On Tuesday 10 May, Bristol’s co-working space DeskLodge hosted our latest Techie Brekkie: How to do well and do good in tech. The idea behind the breakfast meetup was to talk about what is involved when setting up a socially or environmentally minded company over bacon butties and coffee. We also wanted to discuss what the measures of ‘doing good’ in tech are, how this can impact how investors evaluate you, and whether you can really do well AND do good.
To explore these themes, attendees heard from and contributed to discussions with three people at various stages of setting up or growing a tech-for-good business. They were Nick Davies, Founder of Neighbourly – a social platform connecting community and charity projects to business; Tessa Cook, Co-Founder of food-sharing app Olio; and Kevin Ramm, Co-Founder of Crocodile walk to school app.
An appetite for good
There was no doubt from those involved in the tech-for-good industry that people are seeing socially aware companies no longer as something that costs money, but as something that can actually make money.
“People are striving for the way things used to be – community, neighbours. People just don’t know how to change or start”
Nick talked about his successes with connecting community and charity projects with major companies like Marks and Spencer, while Tessa and Kevin discussed helping people to meet their neighbours while cutting down on food waste and encouraging more environmentally trips to school respectively.
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Nick said: “Something is definitely happening. People are striving for the way things used to be – community, neighbours. People just don’t know how to change or start. They don’t believe they have time. We want to make it easy.”
Bootstrapping for good
For those looking to set up a tech-for-good company themselves, Tessa talked about how important it is to keep costs and investment low from the start. She said: “Before we invested a penny in the app, we forced ourselves to come up with the most basic form of contact”. For Olio, this turned out to be trialling the service in Whatsapp to prove it was a service people would use.
Kevin also emphasised the importance of getting your product out there quickly for testing, before you add things you just don’t need, explaining, “We invested in building the technology, then carried out a pilot with 8 schools. We found stuff that we didn’t need to do – be really careful where you spend money.”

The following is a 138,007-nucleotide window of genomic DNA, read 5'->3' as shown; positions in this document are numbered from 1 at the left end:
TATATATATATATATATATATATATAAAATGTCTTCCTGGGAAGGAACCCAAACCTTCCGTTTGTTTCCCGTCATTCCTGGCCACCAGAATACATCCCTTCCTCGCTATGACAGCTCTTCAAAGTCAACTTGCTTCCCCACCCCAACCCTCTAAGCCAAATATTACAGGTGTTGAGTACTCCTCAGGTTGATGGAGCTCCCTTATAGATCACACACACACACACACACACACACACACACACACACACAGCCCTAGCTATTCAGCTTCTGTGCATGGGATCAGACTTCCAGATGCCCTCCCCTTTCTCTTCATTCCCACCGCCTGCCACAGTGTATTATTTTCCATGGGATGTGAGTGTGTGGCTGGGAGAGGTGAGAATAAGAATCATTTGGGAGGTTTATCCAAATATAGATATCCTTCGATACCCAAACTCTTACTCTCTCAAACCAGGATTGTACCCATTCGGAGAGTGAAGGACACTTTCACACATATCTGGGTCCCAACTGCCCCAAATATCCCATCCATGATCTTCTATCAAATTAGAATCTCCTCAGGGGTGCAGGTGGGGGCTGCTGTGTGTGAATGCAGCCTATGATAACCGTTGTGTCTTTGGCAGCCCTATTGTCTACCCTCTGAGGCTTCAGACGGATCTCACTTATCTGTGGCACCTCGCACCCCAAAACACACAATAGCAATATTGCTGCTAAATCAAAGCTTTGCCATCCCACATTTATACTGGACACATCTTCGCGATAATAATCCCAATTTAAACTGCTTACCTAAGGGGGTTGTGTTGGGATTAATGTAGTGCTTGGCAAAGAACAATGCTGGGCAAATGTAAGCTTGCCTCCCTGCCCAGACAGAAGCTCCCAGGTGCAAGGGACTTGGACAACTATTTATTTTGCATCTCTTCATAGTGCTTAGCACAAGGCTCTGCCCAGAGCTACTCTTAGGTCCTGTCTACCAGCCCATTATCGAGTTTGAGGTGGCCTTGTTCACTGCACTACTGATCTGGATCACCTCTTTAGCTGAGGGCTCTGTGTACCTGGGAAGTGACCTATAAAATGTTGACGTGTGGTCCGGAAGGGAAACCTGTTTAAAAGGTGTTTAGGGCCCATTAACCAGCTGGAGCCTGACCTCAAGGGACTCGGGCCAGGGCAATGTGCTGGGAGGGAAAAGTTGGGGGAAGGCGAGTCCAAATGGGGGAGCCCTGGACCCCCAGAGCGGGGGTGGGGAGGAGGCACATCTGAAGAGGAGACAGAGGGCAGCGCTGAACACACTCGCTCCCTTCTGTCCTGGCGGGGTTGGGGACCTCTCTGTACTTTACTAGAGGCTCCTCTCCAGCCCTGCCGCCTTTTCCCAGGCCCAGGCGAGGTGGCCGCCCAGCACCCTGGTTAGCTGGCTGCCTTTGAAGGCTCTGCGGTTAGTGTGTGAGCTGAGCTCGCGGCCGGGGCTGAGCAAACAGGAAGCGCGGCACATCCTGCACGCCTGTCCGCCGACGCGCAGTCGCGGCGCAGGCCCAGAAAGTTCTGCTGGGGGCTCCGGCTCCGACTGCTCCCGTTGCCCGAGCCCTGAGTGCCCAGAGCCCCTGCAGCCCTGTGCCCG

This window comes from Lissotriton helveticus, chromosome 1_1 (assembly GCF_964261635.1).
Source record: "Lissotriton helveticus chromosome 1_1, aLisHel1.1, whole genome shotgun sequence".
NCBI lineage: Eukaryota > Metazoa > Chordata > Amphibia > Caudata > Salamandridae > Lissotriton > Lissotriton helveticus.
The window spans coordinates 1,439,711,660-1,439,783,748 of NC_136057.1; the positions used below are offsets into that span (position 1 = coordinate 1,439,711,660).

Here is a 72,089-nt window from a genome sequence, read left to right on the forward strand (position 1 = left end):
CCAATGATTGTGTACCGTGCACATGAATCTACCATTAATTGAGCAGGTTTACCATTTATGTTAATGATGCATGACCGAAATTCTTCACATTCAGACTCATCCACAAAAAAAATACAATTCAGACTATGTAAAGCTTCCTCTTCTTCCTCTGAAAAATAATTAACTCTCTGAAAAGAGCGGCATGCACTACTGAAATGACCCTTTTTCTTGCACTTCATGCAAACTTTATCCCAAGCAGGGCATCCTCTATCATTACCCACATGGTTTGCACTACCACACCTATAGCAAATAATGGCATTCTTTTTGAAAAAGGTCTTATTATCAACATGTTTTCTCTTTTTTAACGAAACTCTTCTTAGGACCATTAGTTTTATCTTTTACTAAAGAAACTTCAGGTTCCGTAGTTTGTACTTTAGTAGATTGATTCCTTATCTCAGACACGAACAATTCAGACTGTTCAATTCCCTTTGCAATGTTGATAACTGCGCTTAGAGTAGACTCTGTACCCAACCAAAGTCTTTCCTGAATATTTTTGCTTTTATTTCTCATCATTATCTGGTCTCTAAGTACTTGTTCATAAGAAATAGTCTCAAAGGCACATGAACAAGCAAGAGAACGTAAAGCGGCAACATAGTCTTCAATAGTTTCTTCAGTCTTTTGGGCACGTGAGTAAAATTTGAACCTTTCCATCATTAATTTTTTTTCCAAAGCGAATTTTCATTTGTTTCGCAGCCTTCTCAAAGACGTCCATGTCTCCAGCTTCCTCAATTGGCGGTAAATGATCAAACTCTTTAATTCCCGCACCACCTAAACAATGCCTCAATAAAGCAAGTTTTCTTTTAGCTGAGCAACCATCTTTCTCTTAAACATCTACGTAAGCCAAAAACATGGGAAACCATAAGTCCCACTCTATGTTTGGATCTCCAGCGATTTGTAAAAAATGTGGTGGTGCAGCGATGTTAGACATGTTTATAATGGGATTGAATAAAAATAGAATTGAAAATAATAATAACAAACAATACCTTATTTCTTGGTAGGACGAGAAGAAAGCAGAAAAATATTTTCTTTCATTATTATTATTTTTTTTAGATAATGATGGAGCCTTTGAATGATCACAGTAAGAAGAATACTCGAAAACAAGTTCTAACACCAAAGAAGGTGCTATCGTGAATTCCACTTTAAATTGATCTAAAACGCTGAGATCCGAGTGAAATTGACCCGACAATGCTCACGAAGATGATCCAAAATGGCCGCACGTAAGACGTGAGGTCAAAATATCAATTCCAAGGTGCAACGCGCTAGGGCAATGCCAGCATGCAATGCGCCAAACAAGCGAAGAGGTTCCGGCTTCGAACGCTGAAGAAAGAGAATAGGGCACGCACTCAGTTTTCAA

Business models for good
Another big topic of discussion was the different potential business models.
Neighbourly decided to become a B Corp – a for-profit company certified to meet rigorous standards of social and environmental performance, accountability and transparency.
Nick said that becoming a B Corp “really locked into what Neighbourly is”. B Corps aren’t obliged to only look after shareholders and can push back with the environmental and social impacts of decisions and potential changes.
When asked about deciding on a business model, Kevin said: “We looked at being a social enterprise or a CIC, but a limited company is much easier to change into one of these than it is to go the other way. For grant funding, being a charity or a CIC works in favour, but for Angel investment, it goes against you. We thought about who we should be to appeal to parents, and who we should be to appeal to investors.”
Recruiting for good
When asked about the ease of hiring people to work for socially driven organisations, and the importance of paying them well, Nick said: “What’s wonderful is people want to work for businesses doing well and doing good. It becomes less about money. Can we reward people in the right way? We have to. Companies have to prosper and create jobs – it’s important for the world.”
“Having a strong social mission is a massive USP. You’ve got to recruit for your mission”
Tessa agreed and added: “Having a strong social mission is a massive USP – our network and marketing team all found the app and loved it [before applying]. You’ve got to recruit for your mission”.
Reading for good
The speakers also included their top book recommendation. Nick recommended The Founder’s Dilemma, by Noam Wasserman. He said he wished he’d read this – the results of a survey of 5,000 startups – 20 months sooner! Tessa suggested reading The Lean Startup, by Eric Ries, for some good advice, and Kevin recommended the book How to Build a Billion Dollar App, by George Berkowski.